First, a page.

In both Synagogue and on stage his voice reveals instinctive musical sensitivity as well as a deep understanding of the text.

Simon made Aliyah and married in 1995 and is presently living in Raanana with his wife Nechamah and their 3 children.
Simon Cohen studied at the Tel Aviv Cantorial Institute under the world renowned Cantor Naftali Herstik, Cantor Chaim Feifal and pianist composer Raymond Goldstein.

He officiates as a Chazzan in Europe, the United States and in prestigious Synagogues across Israel.

He also continues to perform with the Israel Philharmonic Orchestra under the baton of Maestro Dr Mordechai Sobol as part of the famous Yuval concerts and he performed recently with the Jerusalem Symphony Orchestra under the baton of Maestro Elli Jaffe in Jerusalem as well as performing in numerous concerts in Israel, New York, Miami, Budpaest and Istanbul.

Tuesday, October 27, 2009

Cantor Tsudik Greenwald

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Cantor Yossi Muller singing Veal Yedei Avodecha

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Chazzan Yossi Muller singing Veal Yedei Avodecha in Tel Aviv




Cantor Shimon Leitner at His Best - Retzei Bimnuchoseinu from Moshe Koussevitsky

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Cantor "Shimon Leitner" at His Best - Retzei Bimnuchoseinu from Moshe Koussevitsky





Young cantor "Pinyele" Sings at a Wedding

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Young cantor "Pinyele" who recently released a new album Avinu Shebashamayim Sings at a Wedding in boro park 2009









Thursday, October 22, 2009

Cantor Helfgott Rehearsel With Men's choir - Shalom Aleichem

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Cantor Helfgott Rehearsel With Men's choir - Shalom Aleichem





Cantor Benny Rogosnitzky - Acheinu From Yoselle Rosenblatt

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Cantor Benny Rogosnitzky Sings Acheinu from Yossele Rosenblatt at a Memorial Concert Riverdale Jewish Center June 2007





Cantor Netanel Hershtik Selichot - Playlist

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Chazzan Shimon Leitner - Uvchein Yehi Ratzon from Moshe Stern

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Nov. 17 2007 Motzei Shabbos at a Sheva Bruchos








Monday, October 19, 2009

Cantor Mordechai Hershman - Anu Avdu

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Chazzan Chaim Adler Slichot 2009

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Wednesday, October 14, 2009

"Gala Chazanus Concert" starring Chazzan "Yaakov Lemmer"

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Tuesday, October 13, 2009

Cantor Tsudik Greenvald Promo Video

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Thursday, September 24, 2009

Cantor Chaim Adler - Untane Tokef

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Tuesday, September 22, 2009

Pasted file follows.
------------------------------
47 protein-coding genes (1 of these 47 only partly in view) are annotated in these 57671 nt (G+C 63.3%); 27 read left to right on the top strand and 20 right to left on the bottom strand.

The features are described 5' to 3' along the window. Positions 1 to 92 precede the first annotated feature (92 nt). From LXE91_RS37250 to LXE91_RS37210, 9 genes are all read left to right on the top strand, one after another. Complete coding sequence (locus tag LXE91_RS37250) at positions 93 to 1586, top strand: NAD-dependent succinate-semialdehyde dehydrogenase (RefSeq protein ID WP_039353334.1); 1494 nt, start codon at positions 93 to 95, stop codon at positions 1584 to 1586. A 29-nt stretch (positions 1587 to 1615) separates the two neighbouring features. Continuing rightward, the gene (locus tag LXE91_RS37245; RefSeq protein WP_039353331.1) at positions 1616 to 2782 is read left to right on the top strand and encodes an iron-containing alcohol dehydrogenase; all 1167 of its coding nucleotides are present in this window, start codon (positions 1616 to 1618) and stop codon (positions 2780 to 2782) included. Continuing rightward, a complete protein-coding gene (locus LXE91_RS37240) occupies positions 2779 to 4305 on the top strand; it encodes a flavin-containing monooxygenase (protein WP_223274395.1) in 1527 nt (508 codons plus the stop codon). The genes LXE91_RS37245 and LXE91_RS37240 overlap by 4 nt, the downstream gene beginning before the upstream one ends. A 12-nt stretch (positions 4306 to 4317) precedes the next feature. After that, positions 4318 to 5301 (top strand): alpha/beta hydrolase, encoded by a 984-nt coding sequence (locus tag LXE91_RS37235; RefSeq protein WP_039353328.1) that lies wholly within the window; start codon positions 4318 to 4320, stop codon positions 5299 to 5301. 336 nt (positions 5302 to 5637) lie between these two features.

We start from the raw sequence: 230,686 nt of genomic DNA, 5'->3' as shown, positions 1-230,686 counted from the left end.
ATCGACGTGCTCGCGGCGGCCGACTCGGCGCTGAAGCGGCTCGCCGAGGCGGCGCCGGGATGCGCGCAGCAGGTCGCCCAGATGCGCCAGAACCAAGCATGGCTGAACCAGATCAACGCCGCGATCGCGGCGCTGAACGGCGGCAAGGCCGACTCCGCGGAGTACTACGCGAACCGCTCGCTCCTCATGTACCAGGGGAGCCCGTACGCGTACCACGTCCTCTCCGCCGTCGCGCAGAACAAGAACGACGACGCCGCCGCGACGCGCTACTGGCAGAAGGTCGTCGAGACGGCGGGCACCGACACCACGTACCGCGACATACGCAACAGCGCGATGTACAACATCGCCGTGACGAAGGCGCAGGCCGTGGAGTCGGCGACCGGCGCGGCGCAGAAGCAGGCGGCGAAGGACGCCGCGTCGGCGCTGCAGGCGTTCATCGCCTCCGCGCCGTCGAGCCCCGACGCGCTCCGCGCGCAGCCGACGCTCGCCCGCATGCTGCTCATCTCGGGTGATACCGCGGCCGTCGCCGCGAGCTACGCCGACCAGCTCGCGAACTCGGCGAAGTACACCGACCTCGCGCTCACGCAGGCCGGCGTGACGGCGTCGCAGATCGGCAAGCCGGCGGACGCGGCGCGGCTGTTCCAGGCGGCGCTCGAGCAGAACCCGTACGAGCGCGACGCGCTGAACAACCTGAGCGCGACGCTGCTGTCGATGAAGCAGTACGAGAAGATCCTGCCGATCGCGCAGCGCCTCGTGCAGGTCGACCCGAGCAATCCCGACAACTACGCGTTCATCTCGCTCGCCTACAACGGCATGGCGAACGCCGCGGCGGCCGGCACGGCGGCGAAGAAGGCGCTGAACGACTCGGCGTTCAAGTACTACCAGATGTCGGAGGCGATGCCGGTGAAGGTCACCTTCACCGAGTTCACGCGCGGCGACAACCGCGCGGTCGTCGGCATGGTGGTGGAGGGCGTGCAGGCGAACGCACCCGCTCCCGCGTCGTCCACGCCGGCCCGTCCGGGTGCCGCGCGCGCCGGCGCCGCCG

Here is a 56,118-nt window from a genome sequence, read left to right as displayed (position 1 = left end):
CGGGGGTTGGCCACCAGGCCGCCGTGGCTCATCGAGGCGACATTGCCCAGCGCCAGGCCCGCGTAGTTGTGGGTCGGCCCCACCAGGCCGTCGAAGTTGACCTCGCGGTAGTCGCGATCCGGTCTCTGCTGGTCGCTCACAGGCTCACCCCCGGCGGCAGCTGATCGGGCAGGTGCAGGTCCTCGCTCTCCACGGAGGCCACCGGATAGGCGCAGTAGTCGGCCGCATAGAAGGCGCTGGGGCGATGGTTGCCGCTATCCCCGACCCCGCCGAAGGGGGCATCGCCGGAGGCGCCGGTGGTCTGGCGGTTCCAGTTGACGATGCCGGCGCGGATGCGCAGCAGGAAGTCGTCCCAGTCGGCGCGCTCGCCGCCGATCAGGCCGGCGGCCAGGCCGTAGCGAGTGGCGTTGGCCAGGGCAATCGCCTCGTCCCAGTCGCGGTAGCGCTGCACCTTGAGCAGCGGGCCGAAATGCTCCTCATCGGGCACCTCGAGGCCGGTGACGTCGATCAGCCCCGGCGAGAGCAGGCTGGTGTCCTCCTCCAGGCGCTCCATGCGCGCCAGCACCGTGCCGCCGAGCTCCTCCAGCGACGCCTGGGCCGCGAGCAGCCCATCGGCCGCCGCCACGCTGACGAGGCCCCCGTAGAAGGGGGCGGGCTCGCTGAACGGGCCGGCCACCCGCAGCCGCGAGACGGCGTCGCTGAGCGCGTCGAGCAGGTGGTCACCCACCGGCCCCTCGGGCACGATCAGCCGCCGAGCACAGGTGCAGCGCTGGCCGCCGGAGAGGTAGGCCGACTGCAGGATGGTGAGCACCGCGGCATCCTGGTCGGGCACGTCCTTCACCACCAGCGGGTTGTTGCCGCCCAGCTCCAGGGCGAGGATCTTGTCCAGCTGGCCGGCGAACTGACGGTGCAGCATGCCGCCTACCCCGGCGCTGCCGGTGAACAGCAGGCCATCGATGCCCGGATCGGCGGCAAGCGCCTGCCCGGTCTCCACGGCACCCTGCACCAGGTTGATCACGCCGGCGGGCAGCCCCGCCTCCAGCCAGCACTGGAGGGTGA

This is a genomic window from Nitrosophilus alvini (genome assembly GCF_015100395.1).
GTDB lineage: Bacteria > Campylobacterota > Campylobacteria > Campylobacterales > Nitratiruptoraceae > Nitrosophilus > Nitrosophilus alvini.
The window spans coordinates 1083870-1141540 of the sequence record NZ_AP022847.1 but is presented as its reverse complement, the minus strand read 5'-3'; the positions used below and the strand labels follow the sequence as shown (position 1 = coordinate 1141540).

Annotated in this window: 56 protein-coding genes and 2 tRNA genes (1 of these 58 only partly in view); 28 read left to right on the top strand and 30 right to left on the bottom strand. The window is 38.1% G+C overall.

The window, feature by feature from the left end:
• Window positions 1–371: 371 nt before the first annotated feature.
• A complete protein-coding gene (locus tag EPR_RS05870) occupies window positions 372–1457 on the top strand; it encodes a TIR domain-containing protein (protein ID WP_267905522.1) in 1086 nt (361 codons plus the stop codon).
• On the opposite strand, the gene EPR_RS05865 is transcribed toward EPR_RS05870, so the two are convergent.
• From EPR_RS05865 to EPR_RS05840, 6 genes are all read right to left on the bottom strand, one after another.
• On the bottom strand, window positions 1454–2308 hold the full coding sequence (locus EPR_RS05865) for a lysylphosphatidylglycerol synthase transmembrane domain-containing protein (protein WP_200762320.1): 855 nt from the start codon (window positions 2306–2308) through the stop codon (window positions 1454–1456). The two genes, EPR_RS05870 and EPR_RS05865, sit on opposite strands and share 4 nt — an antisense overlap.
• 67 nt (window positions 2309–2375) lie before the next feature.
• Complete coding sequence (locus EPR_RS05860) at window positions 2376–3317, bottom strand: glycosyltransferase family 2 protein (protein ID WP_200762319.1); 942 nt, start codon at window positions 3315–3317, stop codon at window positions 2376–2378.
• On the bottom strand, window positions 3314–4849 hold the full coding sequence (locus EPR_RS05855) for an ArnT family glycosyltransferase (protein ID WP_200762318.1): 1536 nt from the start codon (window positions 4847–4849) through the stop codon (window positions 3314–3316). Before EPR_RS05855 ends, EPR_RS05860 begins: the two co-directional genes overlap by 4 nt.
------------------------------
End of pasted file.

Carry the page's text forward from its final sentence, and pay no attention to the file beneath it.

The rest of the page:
Book: Zavel Kwartin - Mayn Leben

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Cantor Moshe Bazian - Der Amoliker Yid

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Cantor Moshe Bazian and Cantor Moshe Stern - Yiboneh Hamikdosh

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Cantor Moshe Bazian - Vneirehu Ayin B'ayin

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Cantor Moshe Bazian - V'haarev Noh

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Monday, September 21, 2009

Chaim Adler - Vesechzena

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Kadish by Yossele Rosenblatt

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Cantor Mordechai Hershman - Mimkomcha

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Tuesday, September 15, 2009

Cantor Zvi Lider - v'Al Yedei Avoodechu from Kwartin

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Monday, September 14, 2009

Cantor Leibele Waldman - The Cantor and the Synagogue

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Wednesday, September 9, 2009

Mordechai Hershman - Modim Anachnu Loch

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Thursday, September 3, 2009

Annual Cantorial Concert 1992

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Article - The Four Koussevitzky Boys

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The Four Koussevitzky Boys Part 1

Cantorial Comments
By
Cantor Elihu Feldman


This article is dedicated to the blessed memory of a family of great cantors, two of whom, as a child, I had the privilege to hear conduct Shabbat services monthly. I want to acknowledge assistance for this article to Cantor Ivan Oppenheim of Holland and to Rabbi Geoffery Shisler, from Great Britain for biographical information on Cantors Moshe, David and Jacob Koussevitzky. I also want to thank Fay Singer from Capetown, South Africa for biographical material on Cantor Simcha Koussevitsky.